Yes, this is plausible.
There are many ways to work around the lack of physical prowess of the torturer, with many of those solutions also serving to highlight their skill, or cruelty, and the overall horror of the act.
I'll focus my answer around a particular example, Sand dan Glokta from The First Law series by Joe Abercrombie. Minor spoilers follow. He is one of the main characters of those books, and his primary calling is that of a torturer. What makes him interesting is that he himself is a cripple as result of being captured and tortured by the enemy in the past. His left leg is useless, he is missing half his teeth in a way that the ones above do not line up with the ones below, and he is in constant agony as a result of his scars. He is an absolute terror to look at, which makes his character all the more potent when he shambles out of the dark corner of the room during a torture sequence, and then leans over the victim to smile with his half empty mouth.
His appearance adds to the feeling of powerlessness that the victim is depicted in. Any healthy person would easily be able to over power Glokta if they were freed, but when they are bound, this disparity in physical ability only highlights their own weakness. The backstory also adds a nice touch, since Glokta is never shy about explaining his appearance to his victims. He himself has experienced many of the tortures he inflicts upon his subjects. He knows exactly what it feels like, and he does it anyway. And this is noticed by both the characters and the readers, adding an extra level of mental horror to the actions.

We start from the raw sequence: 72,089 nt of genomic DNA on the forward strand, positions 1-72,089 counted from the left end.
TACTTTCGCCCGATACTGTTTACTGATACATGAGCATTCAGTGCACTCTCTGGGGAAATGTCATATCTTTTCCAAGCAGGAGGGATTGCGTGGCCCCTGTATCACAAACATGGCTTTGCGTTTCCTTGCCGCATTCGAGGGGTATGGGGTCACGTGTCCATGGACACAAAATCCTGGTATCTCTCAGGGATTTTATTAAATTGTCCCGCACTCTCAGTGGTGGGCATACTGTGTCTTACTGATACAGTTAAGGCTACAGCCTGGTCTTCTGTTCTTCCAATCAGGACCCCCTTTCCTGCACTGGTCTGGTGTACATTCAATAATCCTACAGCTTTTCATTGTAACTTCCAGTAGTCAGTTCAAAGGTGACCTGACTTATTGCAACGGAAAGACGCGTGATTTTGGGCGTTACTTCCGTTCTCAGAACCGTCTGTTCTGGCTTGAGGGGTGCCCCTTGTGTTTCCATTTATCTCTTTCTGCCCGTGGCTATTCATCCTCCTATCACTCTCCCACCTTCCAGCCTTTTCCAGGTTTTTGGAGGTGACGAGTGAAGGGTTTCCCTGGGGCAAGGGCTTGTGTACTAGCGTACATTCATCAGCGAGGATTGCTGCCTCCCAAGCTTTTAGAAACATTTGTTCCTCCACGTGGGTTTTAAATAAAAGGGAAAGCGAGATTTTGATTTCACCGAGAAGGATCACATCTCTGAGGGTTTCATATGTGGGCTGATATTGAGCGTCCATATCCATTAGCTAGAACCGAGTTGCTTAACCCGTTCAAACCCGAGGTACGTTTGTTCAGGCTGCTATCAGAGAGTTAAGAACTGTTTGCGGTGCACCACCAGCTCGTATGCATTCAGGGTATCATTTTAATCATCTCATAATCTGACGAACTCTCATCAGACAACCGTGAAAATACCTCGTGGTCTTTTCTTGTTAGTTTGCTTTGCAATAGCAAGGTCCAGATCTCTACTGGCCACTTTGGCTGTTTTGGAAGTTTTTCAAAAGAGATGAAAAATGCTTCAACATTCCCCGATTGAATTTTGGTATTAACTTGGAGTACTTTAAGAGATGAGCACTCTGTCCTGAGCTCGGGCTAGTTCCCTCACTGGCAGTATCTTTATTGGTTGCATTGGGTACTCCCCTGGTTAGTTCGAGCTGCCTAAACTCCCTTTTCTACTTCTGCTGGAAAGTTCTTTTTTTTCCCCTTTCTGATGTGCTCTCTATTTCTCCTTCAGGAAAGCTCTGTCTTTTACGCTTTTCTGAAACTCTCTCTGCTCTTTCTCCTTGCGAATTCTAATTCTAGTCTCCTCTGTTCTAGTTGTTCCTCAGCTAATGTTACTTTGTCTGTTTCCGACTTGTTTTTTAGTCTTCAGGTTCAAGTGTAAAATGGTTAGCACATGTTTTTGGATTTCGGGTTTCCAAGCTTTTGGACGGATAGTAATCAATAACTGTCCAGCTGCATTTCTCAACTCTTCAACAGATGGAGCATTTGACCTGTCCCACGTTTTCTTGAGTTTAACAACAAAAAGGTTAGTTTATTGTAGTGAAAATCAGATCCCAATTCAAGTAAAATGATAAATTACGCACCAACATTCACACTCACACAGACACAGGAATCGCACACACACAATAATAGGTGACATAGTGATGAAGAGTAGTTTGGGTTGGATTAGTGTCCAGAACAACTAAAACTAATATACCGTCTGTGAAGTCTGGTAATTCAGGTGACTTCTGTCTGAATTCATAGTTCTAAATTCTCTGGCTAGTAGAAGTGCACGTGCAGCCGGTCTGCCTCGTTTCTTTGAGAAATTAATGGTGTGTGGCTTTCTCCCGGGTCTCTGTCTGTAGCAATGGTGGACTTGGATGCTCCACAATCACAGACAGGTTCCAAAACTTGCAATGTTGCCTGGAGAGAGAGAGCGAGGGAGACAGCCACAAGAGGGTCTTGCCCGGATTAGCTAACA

Of course, as a physical cripple he cannot work alone. He uses a number of physically imposing goons to capture and restrain his prey before he begins his work. Your character will need some similar construct to explain how they get past the capture part of the process. Perhaps they are very devious, and lure people into traps. Or use some poison to render their target unable to resist. But once the person is in their control, physical strength matters little in the process.
The character I described above works nicely in the role of a torturer, because he subverts the audience's expectation of what a torturer should be and what they should look like. Your character has the same potential. No one would expect a twenty something woman to whip out the torture implements and know how to use them, yet that is exactly what occurs. Let your character use this expectation in their work. Play up her weakness, implement it into the scene, and just run with it. You want her to be frail and often short of breath after a physical task? Stick a comfy chair in the middle of the torture room for her to retire to for rest, while the poor soul she was working on gets to stare at her from wherever they're restrained.